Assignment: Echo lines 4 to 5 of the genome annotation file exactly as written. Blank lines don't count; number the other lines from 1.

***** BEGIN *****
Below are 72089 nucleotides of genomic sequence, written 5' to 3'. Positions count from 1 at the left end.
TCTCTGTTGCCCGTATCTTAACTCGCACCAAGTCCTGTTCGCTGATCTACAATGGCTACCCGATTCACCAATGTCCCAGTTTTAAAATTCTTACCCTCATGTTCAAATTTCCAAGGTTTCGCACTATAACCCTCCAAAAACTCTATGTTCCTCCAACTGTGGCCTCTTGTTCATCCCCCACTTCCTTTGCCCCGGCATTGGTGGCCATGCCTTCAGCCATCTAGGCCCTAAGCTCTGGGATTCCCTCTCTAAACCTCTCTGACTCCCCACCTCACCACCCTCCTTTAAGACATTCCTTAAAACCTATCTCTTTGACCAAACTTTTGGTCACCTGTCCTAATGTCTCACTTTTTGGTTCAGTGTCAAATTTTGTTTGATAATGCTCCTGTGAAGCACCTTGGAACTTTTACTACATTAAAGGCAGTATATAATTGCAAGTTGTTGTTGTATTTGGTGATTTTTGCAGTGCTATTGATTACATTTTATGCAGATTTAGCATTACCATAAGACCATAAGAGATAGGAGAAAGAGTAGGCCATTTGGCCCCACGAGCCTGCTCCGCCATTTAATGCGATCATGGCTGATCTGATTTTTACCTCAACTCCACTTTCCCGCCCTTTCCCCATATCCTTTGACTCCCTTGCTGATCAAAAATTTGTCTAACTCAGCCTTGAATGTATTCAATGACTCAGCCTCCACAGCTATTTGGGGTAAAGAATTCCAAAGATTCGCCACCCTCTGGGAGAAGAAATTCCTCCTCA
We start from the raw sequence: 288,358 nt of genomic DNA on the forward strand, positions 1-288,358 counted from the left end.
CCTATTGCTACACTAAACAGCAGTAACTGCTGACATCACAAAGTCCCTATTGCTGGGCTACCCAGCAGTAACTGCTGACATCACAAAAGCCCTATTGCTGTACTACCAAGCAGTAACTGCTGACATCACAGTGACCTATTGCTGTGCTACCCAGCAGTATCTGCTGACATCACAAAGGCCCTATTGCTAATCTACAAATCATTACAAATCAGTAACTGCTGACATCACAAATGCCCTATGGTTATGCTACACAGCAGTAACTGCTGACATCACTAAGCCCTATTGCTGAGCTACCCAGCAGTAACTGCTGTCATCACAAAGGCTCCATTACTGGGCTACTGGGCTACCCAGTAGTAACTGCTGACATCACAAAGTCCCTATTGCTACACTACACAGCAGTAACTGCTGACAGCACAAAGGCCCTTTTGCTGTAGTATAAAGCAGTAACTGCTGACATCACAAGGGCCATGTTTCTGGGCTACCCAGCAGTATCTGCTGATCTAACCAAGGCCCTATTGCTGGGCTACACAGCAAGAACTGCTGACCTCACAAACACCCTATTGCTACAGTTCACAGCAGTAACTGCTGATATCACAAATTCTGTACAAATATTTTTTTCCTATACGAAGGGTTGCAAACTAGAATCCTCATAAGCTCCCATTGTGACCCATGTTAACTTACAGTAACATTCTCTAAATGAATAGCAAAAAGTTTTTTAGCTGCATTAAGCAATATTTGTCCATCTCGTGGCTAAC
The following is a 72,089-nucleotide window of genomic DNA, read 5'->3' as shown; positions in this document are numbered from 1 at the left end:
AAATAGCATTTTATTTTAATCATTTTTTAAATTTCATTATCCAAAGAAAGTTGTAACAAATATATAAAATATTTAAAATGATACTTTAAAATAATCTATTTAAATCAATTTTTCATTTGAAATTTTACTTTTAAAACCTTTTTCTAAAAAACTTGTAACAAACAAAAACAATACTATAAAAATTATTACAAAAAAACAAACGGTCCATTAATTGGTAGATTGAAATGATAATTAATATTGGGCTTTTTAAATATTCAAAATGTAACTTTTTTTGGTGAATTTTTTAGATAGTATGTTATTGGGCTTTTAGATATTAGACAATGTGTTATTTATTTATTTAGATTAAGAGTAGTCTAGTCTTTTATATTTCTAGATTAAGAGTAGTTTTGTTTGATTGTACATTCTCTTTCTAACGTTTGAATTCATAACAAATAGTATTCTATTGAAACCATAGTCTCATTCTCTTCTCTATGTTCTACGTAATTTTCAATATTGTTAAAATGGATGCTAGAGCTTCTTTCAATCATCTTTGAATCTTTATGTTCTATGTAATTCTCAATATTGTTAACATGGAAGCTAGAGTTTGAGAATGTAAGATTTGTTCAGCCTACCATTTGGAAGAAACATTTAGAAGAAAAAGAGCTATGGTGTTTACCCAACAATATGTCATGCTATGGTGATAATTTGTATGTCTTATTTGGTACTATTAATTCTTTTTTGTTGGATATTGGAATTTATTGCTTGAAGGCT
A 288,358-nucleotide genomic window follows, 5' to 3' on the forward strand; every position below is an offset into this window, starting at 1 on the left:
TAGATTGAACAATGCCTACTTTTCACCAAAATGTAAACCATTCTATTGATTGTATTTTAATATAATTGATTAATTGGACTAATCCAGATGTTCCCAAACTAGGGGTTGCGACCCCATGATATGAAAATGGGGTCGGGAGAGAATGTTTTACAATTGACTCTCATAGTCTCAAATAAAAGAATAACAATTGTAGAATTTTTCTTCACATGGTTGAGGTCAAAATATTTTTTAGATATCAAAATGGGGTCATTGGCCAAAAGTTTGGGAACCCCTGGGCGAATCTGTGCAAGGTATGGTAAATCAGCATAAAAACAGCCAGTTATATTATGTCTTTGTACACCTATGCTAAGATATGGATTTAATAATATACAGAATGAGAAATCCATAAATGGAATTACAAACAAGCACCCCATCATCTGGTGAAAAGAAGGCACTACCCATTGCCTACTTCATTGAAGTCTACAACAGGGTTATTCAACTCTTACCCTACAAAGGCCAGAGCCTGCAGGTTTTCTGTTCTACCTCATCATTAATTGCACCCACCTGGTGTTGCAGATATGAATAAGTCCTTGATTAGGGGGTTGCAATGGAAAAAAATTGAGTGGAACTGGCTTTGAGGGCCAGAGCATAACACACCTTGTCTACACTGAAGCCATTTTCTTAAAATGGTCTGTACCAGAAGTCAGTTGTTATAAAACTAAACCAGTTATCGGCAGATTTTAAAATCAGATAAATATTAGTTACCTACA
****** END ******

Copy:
CCTATTGCTACACTAAACAGCAGTAACTGCTGACATCACAAAGTCCCTATTGCTGGGCTACCCAGCAGTAACTGCTGACATCACAAAAGCCCTATTGCTGTACTACCAAGCAGTAACTGCTGACATCACAGTGACCTATTGCTGTGCTACCCAGCAGTATCTGCTGACATCACAAAGGCCCTATTGCTAATCTACAAATCATTACAAATCAGTAACTGCTGACATCACAAATGCCCTATGGTTATGCTACACAGCAGTAACTGCTGACATCACTAAGCCCTATTGCTGAGCTACCCAGCAGTAACTGCTGTCATCACAAAGGCTCCATTACTGGGCTACTGGGCTACCCAGTAGTAACTGCTGACATCACAAAGTCCCTATTGCTACACTACACAGCAGTAACTGCTGACAGCACAAAGGCCCTTTTGCTGTAGTATAAAGCAGTAACTGCTGACATCACAAGGGCCATGTTTCTGGGCTACCCAGCAGTATCTGCTGATCTAACCAAGGCCCTATTGCTGGGCTACACAGCAAGAACTGCTGACCTCACAAACACCCTATTGCTACAGTTCACAGCAGTAACTGCTGATATCACAAATTCTGTACAAATATTTTTTTCCTATACGAAGGGTTGCAAACTAGAATCCTCATAAGCTCCCATTGTGACCCATGTTAACTTACAGTAACATTCTCTAAATGAATAGCAAAAAGTTTTTTAGCTGCATTAAGCAATATTTGTCCATCTCGTGGCTAAC
The following is a 72,089-nucleotide window of genomic DNA, read 5'->3' as shown; positions in this document are numbered from 1 at the left end: